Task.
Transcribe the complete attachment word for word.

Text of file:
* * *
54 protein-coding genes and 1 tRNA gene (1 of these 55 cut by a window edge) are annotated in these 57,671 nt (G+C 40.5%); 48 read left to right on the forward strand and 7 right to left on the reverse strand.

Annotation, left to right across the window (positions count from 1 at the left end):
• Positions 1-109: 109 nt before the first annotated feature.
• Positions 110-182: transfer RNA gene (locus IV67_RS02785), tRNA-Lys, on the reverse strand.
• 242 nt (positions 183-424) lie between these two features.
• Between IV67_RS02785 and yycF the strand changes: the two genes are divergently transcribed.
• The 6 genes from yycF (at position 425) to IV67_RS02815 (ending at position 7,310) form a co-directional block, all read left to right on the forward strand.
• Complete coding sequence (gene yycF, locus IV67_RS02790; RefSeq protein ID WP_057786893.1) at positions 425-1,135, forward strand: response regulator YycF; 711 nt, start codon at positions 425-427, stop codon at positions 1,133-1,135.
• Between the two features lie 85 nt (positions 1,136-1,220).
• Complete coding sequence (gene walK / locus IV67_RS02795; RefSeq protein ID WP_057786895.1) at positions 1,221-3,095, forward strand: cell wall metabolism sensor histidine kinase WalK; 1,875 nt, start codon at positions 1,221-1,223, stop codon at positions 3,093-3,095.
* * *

54 protein-coding genes and 1 tRNA gene (1 of these 55 cut by a window edge) are annotated in these 57,671 nt (G+C 40.5%); 48 read left to right on the forward strand and 7 right to left on the reverse strand.

Annotation, left to right across the window (positions count from 1 at the left end):
• Positions 1-109: 109 nt before the first annotated feature.
• Positions 110-182: transfer RNA gene (locus IV67_RS02785), tRNA-Lys, on the reverse strand.
• 242 nt (positions 183-424) lie between these two features.
• Between IV67_RS02785 and yycF the strand changes: the two genes are divergently transcribed.
• The 6 genes from yycF (at position 425) to IV67_RS02815 (ending at position 7,310) form a co-directional block, all read left to right on the forward strand.
• Complete coding sequence (gene yycF, locus IV67_RS02790; RefSeq protein ID WP_057786893.1) at positions 425-1,135, forward strand: response regulator YycF; 711 nt, start codon at positions 425-427, stop codon at positions 1,133-1,135.
• Between the two features lie 85 nt (positions 1,136-1,220).
• Complete coding sequence (gene walK / locus IV67_RS02795; RefSeq protein ID WP_057786895.1) at positions 1,221-3,095, forward strand: cell wall metabolism sensor histidine kinase WalK; 1,875 nt, start codon at positions 1,221-1,223, stop codon at positions 3,093-3,095.